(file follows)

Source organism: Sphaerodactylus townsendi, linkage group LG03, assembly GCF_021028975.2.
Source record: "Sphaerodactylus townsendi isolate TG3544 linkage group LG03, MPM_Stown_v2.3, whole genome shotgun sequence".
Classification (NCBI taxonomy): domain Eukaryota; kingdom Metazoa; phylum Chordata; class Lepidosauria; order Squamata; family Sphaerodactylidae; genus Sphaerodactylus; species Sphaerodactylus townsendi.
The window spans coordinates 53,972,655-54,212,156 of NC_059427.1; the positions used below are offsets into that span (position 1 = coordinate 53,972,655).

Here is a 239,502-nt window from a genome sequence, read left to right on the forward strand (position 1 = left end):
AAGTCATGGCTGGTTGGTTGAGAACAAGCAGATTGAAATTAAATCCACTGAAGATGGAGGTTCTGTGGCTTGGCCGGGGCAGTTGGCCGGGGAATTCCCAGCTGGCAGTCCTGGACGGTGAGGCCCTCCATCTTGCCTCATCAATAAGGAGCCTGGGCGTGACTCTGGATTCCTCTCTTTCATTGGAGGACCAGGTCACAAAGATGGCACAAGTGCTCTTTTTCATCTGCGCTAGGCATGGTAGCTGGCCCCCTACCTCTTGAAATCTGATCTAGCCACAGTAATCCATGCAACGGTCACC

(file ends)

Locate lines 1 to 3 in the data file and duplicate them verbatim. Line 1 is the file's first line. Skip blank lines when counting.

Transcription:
Source organism: Sphaerodactylus townsendi, linkage group LG03, assembly GCF_021028975.2.
Source record: "Sphaerodactylus townsendi isolate TG3544 linkage group LG03, MPM_Stown_v2.3, whole genome shotgun sequence".
Classification (NCBI taxonomy): domain Eukaryota; kingdom Metazoa; phylum Chordata; class Lepidosauria; order Squamata; family Sphaerodactylidae; genus Sphaerodactylus; species Sphaerodactylus townsendi.